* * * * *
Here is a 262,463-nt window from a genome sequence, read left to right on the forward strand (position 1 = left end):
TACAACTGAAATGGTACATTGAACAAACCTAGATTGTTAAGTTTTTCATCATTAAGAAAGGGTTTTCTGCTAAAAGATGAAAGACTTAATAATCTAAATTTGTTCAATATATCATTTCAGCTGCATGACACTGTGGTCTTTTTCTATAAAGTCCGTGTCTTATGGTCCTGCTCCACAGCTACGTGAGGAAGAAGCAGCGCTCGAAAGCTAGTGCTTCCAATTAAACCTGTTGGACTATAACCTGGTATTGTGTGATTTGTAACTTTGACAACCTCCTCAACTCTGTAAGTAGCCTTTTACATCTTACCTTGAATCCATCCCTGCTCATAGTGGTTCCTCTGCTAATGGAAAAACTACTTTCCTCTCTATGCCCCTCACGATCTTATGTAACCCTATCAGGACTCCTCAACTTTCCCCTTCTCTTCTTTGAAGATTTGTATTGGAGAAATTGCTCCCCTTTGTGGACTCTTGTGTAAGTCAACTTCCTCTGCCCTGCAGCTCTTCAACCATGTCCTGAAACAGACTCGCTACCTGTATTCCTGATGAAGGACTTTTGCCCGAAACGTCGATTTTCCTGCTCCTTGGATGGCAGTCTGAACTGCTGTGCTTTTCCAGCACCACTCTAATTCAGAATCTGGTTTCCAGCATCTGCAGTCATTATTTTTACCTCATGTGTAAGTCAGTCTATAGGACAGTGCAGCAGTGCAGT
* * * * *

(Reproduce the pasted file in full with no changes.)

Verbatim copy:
Here is a 262,463-nt window from a genome sequence, read left to right on the forward strand (position 1 = left end):
TACAACTGAAATGGTACATTGAACAAACCTAGATTGTTAAGTTTTTCATCATTAAGAAAGGGTTTTCTGCTAAAAGATGAAAGACTTAATAATCTAAATTTGTTCAATATATCATTTCAGCTGCATGACACTGTGGTCTTTTTCTATAAAGTCCGTGTCTTATGGTCCTGCTCCACAGCTACGTGAGGAAGAAGCAGCGCTCGAAAGCTAGTGCTTCCAATTAAACCTGTTGGACTATAACCTGGTATTGTGTGATTTGTAACTTTGACAACCTCCTCAACTCTGTAAGTAGCCTTTTACATCTTACCTTGAATCCATCCCTGCTCATAGTGGTTCCTCTGCTAATGGAAAAACTACTTTCCTCTCTATGCCCCTCACGATCTTATGTAACCCTATCAGGACTCCTCAACTTTCCCCTTCTCTTCTTTGAAGATTTGTATTGGAGAAATTGCTCCCCTTTGTGGACTCTTGTGTAAGTCAACTTCCTCTGCCCTGCAGCTCTTCAACCATGTCCTGAAACAGACTCGCTACCTGTATTCCTGATGAAGGACTTTTGCCCGAAACGTCGATTTTCCTGCTCCTTGGATGGCAGTCTGAACTGCTGTGCTTTTCCAGCACCACTCTAATTCAGAATCTGGTTTCCAGCATCTGCAGTCATTATTTTTACCTCATGTGTAAGTCAGTCTATAGGACAGTGCAGCAGTGCAGT